The Solar Revolution, a Colorado-based commercial and residential solar company, was tasked with developing a pv system for the 15,000-square-foot Calcaire House in Boulder, Colorado, a single-family residential compound consisting of five interconnected buildings.
Right off the bat, the city of Boulder has strict energy codes in place, especially for new homes. The efficiency requirements ramp up the larger the home is, until finally requiring that any home larger than 5,000 square feet of conditioned floor area be a “zero net energy” building. This means that the structure must take no energy from the grid. With this in mind, the Calcaire House would need to install a PV system of roughly 60 kW in capacity to meet these requirements.
While the decision to add a PV system provided a solution to the issues of efficiency and net-zero energy, developing the system proved to bring a series of new challenges to be addressed. The city of Boulder is considered a high-wind area. In conjunction with this, the building is roofed with a combination of standing seam metal and Thermoplastic Polyolefin (TPO) roof systems. TPO roofing is a single-ply roofing membrane made up of synthetics and reinforcing scrim, typically used to cover flat roofs. Of the 15,000 square feet of roof space, roughly 12,000 is covered by standing seam metal roofing, while the remaining 3,000 square feet are covered by TPO.
The combination of the two roofing technologies meant that project developers had to utilize a system that would attach the project to the home without penetrating the roof, which would void any warranty on roof and could potentially compromise its integrity, all while being able to withstand the high winds of the area.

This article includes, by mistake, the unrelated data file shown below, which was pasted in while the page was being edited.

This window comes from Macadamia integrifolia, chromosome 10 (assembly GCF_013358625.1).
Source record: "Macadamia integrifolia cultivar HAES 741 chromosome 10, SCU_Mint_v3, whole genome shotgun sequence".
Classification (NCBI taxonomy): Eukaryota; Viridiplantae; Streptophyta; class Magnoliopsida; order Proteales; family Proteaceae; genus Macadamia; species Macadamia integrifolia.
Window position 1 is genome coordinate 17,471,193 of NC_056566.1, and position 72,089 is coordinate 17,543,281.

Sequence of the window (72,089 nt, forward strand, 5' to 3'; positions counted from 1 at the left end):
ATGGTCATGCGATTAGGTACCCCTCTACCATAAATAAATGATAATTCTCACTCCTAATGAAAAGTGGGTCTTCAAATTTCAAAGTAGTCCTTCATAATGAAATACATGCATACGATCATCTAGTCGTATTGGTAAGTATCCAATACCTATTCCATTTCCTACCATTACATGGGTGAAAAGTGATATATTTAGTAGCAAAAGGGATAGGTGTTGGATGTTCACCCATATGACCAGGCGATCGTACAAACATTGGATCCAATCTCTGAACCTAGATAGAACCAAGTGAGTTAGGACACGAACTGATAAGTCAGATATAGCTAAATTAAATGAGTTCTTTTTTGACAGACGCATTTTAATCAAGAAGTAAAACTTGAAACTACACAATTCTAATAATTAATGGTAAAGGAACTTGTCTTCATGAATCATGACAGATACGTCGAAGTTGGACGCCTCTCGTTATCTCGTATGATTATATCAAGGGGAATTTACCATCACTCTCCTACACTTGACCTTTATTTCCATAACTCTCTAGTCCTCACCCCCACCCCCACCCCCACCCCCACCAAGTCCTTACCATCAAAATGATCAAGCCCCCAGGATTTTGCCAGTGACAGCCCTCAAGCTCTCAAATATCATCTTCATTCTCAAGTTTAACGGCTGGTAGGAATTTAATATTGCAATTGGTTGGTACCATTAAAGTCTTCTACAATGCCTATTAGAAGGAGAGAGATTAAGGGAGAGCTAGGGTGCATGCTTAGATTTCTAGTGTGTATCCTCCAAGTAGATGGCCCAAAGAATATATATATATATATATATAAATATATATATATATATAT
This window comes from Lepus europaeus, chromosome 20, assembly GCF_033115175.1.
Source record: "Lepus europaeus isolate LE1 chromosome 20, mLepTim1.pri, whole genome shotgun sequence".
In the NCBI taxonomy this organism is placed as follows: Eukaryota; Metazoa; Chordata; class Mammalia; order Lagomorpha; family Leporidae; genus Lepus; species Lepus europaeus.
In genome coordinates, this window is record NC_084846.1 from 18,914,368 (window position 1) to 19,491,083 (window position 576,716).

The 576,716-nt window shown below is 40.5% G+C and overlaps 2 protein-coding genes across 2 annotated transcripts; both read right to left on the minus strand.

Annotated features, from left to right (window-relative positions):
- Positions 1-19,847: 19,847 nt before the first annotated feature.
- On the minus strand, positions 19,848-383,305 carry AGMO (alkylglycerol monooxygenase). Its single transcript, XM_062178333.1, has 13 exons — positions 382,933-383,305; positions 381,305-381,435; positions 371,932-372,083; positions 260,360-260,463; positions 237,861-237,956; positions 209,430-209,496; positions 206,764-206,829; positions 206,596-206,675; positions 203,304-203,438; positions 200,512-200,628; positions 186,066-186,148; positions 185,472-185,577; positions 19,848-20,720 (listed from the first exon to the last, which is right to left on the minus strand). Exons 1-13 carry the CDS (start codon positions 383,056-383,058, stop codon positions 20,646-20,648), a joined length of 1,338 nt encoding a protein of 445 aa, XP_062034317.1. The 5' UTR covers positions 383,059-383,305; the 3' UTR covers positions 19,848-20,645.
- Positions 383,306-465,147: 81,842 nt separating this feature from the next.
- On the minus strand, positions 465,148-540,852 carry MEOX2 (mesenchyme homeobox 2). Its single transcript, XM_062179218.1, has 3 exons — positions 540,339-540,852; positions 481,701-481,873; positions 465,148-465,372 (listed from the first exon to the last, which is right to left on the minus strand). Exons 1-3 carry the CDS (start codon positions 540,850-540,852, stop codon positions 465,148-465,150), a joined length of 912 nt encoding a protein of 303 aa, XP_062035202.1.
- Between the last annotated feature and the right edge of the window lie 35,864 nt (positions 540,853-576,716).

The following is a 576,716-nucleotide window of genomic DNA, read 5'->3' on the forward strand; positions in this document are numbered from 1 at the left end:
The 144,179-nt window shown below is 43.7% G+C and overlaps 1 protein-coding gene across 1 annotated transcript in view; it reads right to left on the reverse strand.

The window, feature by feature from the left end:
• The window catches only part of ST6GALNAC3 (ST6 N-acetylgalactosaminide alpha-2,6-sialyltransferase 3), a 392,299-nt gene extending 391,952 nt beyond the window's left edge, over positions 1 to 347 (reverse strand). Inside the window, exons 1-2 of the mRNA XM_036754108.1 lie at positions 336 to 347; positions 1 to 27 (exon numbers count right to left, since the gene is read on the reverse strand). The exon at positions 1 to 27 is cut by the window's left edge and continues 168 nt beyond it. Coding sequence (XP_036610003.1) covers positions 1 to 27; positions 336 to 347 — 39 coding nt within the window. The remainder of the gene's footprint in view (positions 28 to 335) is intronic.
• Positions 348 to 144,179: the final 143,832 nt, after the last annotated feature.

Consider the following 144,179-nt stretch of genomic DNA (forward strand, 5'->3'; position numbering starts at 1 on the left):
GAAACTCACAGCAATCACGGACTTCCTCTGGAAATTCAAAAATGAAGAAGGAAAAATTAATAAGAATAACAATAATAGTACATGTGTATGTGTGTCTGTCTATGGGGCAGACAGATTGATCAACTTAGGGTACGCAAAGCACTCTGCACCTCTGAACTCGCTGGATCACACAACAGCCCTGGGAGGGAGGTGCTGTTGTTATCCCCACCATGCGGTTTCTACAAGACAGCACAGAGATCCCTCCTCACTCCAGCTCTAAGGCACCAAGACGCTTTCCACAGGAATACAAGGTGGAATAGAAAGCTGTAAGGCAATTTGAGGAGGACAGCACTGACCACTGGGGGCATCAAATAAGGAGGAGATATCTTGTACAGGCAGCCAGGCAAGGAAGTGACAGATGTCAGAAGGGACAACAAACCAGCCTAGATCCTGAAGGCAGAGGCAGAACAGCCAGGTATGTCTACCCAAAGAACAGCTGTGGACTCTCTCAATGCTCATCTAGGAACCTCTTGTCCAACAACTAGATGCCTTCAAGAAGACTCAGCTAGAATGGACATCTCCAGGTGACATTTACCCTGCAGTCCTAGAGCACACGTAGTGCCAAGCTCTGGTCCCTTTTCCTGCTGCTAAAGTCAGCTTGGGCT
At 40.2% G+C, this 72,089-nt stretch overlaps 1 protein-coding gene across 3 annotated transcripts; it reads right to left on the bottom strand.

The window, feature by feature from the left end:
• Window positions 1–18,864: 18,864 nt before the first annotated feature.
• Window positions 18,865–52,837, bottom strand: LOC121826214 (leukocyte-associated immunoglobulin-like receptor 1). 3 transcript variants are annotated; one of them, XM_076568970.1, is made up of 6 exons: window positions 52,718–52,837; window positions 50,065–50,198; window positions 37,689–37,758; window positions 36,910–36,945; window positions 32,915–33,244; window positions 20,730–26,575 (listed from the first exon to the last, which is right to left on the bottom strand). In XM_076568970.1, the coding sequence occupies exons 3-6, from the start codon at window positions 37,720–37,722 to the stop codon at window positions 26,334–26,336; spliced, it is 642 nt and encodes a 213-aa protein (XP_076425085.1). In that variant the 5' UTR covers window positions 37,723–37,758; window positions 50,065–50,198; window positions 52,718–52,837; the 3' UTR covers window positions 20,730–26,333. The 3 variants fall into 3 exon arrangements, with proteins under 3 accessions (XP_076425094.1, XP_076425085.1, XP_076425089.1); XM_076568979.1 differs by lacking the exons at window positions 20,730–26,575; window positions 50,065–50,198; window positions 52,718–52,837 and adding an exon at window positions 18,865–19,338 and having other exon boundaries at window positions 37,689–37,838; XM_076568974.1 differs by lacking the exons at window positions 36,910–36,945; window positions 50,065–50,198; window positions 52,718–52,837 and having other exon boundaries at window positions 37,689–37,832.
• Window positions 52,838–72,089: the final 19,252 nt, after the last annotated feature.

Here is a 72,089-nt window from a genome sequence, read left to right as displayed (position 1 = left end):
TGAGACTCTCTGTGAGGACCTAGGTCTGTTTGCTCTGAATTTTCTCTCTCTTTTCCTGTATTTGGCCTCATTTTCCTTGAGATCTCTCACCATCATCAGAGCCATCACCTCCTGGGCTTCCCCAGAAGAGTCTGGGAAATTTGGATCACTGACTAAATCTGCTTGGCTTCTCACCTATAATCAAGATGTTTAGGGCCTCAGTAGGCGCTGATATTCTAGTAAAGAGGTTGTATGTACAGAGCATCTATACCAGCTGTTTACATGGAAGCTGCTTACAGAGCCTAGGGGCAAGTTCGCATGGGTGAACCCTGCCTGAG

In addition to attachment issues, the most optimal rooftop areas for solar were also the most visually prominent, with the homeowner voicing concerns over the aesthetic appearance of the installation. These optimal locations also led to issues in routing the system’s solar panels back to the point of connection with the home’s distribution.
After consideration and a study done to account for wind speeds and determine strain, the team at Solar Revolution came to the conclusion that the most effective system for the conditions would be S-5!’s PVKIT 2.0. Designed specifically for standing seam metal roofing, PVKIT 2.0 utilizes clamps designed to grab and attach onto metal roofs, both at the edge and across the surface. The kit also comes in black, matching the color of the roof and appeasing the owner’s aesthetic needs.
The development team was also able to identify a path that would effectively conceal the conduits while still complying with local building codes and maintaining an acceptable aesthetic profile. Much of the preparatory installation work, including installing the power optimizers and managing wiring, was done on the ground, in order to minimize the amount of time that crews would have to spend in harnesses on a steep metal roof. The installation also features an S-5! snow-guard system, a necessary measure for installations in Colorado.
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For a house/compound that size I really hope they used ground source heat pumps to heat/cool that thing.
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